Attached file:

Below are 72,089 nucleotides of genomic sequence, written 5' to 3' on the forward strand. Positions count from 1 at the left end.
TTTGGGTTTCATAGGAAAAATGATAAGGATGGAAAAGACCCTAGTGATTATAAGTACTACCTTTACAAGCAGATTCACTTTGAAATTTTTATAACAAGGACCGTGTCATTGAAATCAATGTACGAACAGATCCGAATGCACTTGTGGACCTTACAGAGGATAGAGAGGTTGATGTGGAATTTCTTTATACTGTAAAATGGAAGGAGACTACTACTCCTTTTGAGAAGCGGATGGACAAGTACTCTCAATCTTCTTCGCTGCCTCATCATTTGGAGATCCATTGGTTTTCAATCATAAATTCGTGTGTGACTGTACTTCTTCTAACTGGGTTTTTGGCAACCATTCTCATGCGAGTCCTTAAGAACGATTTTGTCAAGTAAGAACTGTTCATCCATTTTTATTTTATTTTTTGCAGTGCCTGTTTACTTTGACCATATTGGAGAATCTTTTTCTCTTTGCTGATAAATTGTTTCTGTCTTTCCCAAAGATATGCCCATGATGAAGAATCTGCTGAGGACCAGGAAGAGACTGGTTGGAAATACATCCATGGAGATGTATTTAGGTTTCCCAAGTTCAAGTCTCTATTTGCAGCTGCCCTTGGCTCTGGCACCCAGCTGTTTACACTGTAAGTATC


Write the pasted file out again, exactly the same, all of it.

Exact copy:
Below are 72,089 nucleotides of genomic sequence, written 5' to 3' on the forward strand. Positions count from 1 at the left end.
TTTGGGTTTCATAGGAAAAATGATAAGGATGGAAAAGACCCTAGTGATTATAAGTACTACCTTTACAAGCAGATTCACTTTGAAATTTTTATAACAAGGACCGTGTCATTGAAATCAATGTACGAACAGATCCGAATGCACTTGTGGACCTTACAGAGGATAGAGAGGTTGATGTGGAATTTCTTTATACTGTAAAATGGAAGGAGACTACTACTCCTTTTGAGAAGCGGATGGACAAGTACTCTCAATCTTCTTCGCTGCCTCATCATTTGGAGATCCATTGGTTTTCAATCATAAATTCGTGTGTGACTGTACTTCTTCTAACTGGGTTTTTGGCAACCATTCTCATGCGAGTCCTTAAGAACGATTTTGTCAAGTAAGAACTGTTCATCCATTTTTATTTTATTTTTTGCAGTGCCTGTTTACTTTGACCATATTGGAGAATCTTTTTCTCTTTGCTGATAAATTGTTTCTGTCTTTCCCAAAGATATGCCCATGATGAAGAATCTGCTGAGGACCAGGAAGAGACTGGTTGGAAATACATCCATGGAGATGTATTTAGGTTTCCCAAGTTCAAGTCTCTATTTGCAGCTGCCCTTGGCTCTGGCACCCAGCTGTTTACACTGTAAGTATC